if err != nil {
        log.Printf("could not encode response to output: %v", err)
     }
  }
}

func (h handler) encode(ctx *fasthttp.RequestCtx) (interface{}, int, error) {
  var input struct {
     URL     string `json:"url"`
     Expires string `json:"expires"`
  }

  if err := json.Unmarshal(ctx.PostBody(), &input); err != nil {
     return nil, http.StatusBadRequest, fmt.Errorf("Unable to decode JSON request body: %v", err)
  }

  uri, err := url.ParseRequestURI(input.URL)

  if err != nil {
     return nil, http.StatusBadRequest, fmt.Errorf("Invalid url")
  }

  layoutISO := "2006-01-02 15:04:05"
  expires, err := time.Parse(layoutISO, input.Expires)
  if err != nil {
     return nil, http.StatusBadRequest, fmt.Errorf("Invalid expiration date")
  }

  c, err := h.storage.Save(uri.String(), expires)
  if err != nil {
     return nil, http.StatusInternalServerError, fmt.Errorf("Could not store in database: %v", err)
  }

  u := url.URL{
     Scheme: h.schema,
     Host:   h.host,
     Path:   c}

  fmt.Printf("Generated link: %v \n", u.String())

  return u.String(), http.StatusCreated, nil
}

func (h handler) decode(ctx *fasthttp.RequestCtx) (interface{}, int, error) {
  code := ctx.UserValue("shortLink").(string)

  model, err := h.storage.LoadInfo(code)
  if err != nil {
     return nil, http.StatusNotFound, fmt.Errorf("URL not found")
  }

  return model, http.StatusOK, nil
}

func (h handler) redirect(ctx *fasthttp.RequestCtx) {
  code := ctx.UserValue("shortLink").(string)

  uri, err := h.storage.Load(code)
  if err != nil {
     ctx.Response.Header.Set("Content-Type", "application/json")
     ctx.Response.SetStatusCode(http.StatusNotFound)
     return
  }

  ctx.Redirect(uri, http.StatusMovedPermanently)
}
 

After all the logic of the service has been implemented, we are going to create the main package, which will be the starting point for the service, will initialize all necessary services and start the web-server.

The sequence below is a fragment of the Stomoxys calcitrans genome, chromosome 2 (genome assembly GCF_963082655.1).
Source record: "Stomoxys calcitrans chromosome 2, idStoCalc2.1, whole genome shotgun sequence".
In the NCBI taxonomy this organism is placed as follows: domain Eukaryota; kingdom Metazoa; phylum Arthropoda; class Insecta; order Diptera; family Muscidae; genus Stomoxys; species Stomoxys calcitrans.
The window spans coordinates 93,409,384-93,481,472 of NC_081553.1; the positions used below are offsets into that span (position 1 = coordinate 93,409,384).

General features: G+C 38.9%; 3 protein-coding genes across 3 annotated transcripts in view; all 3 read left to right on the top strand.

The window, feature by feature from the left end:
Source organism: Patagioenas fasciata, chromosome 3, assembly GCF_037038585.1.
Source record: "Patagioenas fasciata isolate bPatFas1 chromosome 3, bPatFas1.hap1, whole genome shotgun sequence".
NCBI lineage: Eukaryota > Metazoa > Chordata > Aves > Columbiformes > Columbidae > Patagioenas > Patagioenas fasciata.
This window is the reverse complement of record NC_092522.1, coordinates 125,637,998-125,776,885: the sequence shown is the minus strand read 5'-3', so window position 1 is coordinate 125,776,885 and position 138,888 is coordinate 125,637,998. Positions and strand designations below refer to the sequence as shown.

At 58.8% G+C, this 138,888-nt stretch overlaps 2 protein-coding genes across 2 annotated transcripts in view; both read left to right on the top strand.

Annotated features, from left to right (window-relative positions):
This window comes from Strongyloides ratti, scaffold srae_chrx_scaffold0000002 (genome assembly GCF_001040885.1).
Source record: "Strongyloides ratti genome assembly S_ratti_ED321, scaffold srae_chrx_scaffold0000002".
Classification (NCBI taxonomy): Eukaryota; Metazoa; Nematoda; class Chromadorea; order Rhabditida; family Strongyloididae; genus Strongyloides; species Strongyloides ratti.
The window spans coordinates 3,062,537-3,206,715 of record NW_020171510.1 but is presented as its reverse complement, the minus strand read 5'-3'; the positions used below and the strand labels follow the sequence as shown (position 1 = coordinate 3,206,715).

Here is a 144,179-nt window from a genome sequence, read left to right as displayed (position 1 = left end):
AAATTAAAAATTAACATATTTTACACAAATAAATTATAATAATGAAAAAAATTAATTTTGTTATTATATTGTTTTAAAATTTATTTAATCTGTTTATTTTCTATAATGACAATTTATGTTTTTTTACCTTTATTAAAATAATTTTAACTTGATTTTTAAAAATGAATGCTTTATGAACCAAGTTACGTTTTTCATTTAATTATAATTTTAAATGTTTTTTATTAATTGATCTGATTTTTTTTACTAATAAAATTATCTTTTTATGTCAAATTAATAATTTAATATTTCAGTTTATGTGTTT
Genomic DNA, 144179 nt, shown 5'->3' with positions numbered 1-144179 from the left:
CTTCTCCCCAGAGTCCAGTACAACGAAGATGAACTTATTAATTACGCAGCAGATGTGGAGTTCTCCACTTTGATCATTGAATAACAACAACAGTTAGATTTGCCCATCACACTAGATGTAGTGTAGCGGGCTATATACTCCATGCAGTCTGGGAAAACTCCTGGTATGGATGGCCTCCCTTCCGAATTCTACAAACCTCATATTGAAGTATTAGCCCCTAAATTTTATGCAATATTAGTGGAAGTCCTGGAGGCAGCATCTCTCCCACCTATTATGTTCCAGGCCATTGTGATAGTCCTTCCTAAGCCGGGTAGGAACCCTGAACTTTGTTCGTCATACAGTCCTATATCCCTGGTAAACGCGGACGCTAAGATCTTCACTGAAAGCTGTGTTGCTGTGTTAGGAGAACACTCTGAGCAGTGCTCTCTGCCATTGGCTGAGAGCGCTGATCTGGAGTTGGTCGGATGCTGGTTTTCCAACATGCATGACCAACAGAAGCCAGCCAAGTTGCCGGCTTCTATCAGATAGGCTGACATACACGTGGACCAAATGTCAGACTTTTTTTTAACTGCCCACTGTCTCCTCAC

package main

import (
  "log"
  "urlShorter/config"
  "urlShorter/handler"
  "urlShorter/storage/redis"

  "github.com/valyala/fasthttp"
)

func main() {
  configuration, err := config.FromFile("./configuration.json")
  if err != nil {
     log.Fatal(err)
  }

  service, err := redis.New(configuration.Redis.Host, configuration.Redis.Port, configuration.Redis.Password)
  if err != nil {
     log.Fatal(err)
  }
  defer service.Close()

  router := handler.New(configuration.Options.Schema, configuration.Options.Prefix, service)

  log.Fatal(fasthttp.ListenAndServe(":" + configuration.Server.Port, router.Handler))
}

So after all these steps, the project’s root directory should look like:

.
├── base62
│   └── base62.go
├── config
│   └── configuration.go
├── configuration.json
├── go.mod
├── go.sum
├── handler
│   └── handler.go
├── main.go
└── storage
     ├── redis
     │   └── redis.go
     └── storage.go

Service run 

To run the service execute the next command from the project’s root directory: 

go run main.go

Service check

To check that service works as expected we will use CUrl and run the following command at the terminal: 

  1. Create a short link 
curl -L -X POST 'localhost:8080/encode' \
-H 'Content-Type: application/json' \
--data-raw '{
    "url": "https://www.alexedwards.net/blog/working-with-rediss",
    "expires": "2020-10-04 17:18:00"
}'

And we will get a response like:

{
   "success":true,
   "shortUrl":"http://localhost:8080/OTv0FdGU8Ng"
}

2. Get detailed information for the short link

curl -L -X GET 'http://localhost:8080/info/OTv0FdGU8Ng'

3. Open the browser and follow the short link http://localhost:8080/OTv0FdGU8Ng

Creation a docker image 

Now when the service is ready and has been tested, it will be useful to create a Docker image for easy lunch in any environment. To speed up builds, we will use Multistage build. Let’s create Dockerfile with the following content: 

FROM golang:alpine as builder

WORKDIR /build

COPY go.mod .
COPY go.sum .
RUN go mod download

COPY . .

RUN CGO_ENABLED=0 GOOS=linux go build -a -installsuffix cgo -ldflags '-extldflags "-static"' -o shortener .

WORKDIR /dist

RUN cp /build/shortener .

FROM scratch

COPY --from=builder /dist/shortener /app/

COPY configuration.json /app/

WORKDIR /app

CMD ["./shortener"]

As a basis, we use the alpine version of the image with preinstalled Golang.  After that to avoid downloading all dependencies again and again on each build, we copy module related files with dependencies and download them. Later Docker will take these layers from the cache on each build. Because the compiled application will run in a completely empty image (where all libraries are missing), it’s necessary to compile all together with all necessary libraries, to do that we add the following parameters to compiling command: 

CGO_ENABLED=0 GOOS=linux go build -a -installsuffix cgo -o main .

After we will run in terminal command to build Docker image: 

docker build . -t shortener  

It should create Docker image with ready to use the application, that we can start just using the command 

docker run -p 8080:8080 shortener